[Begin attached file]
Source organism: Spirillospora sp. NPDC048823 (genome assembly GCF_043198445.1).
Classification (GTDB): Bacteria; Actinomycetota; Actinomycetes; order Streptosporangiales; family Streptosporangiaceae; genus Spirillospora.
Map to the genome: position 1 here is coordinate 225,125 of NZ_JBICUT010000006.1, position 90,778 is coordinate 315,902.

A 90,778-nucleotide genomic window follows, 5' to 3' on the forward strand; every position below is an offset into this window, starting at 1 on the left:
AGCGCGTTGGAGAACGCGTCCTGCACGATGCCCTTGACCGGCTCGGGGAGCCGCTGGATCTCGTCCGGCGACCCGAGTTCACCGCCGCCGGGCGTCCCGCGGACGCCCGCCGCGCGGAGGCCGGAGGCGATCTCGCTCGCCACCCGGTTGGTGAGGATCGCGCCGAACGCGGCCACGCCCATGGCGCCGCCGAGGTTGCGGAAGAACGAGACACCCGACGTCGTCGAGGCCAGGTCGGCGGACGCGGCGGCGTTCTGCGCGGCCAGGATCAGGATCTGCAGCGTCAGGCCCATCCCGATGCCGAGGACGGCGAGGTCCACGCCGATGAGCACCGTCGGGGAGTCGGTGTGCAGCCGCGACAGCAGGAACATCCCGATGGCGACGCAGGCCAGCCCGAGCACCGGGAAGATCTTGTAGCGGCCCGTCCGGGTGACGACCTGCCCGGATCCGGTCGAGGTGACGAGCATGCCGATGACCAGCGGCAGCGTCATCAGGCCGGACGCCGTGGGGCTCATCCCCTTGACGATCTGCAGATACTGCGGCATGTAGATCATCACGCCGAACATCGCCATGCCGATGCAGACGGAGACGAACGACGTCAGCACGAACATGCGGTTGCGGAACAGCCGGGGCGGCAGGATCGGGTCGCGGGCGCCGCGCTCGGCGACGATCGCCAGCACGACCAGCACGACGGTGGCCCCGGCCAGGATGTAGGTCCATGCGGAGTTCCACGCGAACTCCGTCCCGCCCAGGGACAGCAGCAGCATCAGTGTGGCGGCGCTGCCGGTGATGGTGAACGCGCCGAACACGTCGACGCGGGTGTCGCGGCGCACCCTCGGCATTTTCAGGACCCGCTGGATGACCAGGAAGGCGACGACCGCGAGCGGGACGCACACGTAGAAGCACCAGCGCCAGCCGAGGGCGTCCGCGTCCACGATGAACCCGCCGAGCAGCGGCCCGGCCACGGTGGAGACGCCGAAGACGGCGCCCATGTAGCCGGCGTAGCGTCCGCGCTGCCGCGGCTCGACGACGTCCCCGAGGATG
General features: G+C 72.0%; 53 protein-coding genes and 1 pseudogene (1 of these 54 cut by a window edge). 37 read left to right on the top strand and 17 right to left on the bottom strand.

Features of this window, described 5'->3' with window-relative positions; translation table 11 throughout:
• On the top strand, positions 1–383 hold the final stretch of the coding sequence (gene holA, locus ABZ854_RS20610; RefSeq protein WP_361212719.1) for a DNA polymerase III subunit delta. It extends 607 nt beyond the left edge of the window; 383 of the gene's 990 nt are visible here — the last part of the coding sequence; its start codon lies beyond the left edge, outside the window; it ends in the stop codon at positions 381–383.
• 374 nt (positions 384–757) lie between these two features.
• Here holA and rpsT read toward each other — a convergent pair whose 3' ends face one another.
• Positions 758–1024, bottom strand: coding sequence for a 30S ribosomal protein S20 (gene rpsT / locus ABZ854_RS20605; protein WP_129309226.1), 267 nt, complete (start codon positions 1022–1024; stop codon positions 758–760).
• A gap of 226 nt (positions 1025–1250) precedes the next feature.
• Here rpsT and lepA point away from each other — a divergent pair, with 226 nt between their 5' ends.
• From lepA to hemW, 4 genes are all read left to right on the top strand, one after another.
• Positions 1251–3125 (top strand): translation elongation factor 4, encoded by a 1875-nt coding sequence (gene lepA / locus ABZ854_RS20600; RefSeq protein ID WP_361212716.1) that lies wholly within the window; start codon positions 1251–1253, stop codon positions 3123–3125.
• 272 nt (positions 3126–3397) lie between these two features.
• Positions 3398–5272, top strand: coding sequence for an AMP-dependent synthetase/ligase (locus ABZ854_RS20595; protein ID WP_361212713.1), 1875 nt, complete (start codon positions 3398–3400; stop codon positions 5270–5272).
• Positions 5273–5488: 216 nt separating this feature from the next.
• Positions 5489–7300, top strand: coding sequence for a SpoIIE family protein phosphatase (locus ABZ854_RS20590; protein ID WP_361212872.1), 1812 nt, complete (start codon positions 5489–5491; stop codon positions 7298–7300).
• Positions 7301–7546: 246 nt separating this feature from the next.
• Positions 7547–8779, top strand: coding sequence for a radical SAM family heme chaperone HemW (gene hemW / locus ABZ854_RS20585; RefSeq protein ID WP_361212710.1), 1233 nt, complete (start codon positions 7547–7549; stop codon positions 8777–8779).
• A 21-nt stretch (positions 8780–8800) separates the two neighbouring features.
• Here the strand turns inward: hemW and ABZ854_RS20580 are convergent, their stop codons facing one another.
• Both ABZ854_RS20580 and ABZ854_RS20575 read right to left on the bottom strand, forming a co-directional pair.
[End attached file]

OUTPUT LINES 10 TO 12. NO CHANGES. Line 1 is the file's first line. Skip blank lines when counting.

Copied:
• Here holA and rpsT read toward each other — a convergent pair whose 3' ends face one another.
• Positions 758–1024, bottom strand: coding sequence for a 30S ribosomal protein S20 (gene rpsT / locus ABZ854_RS20605; protein WP_129309226.1), 267 nt, complete (start codon positions 1022–1024; stop codon positions 758–760).
• A gap of 226 nt (positions 1025–1250) precedes the next feature.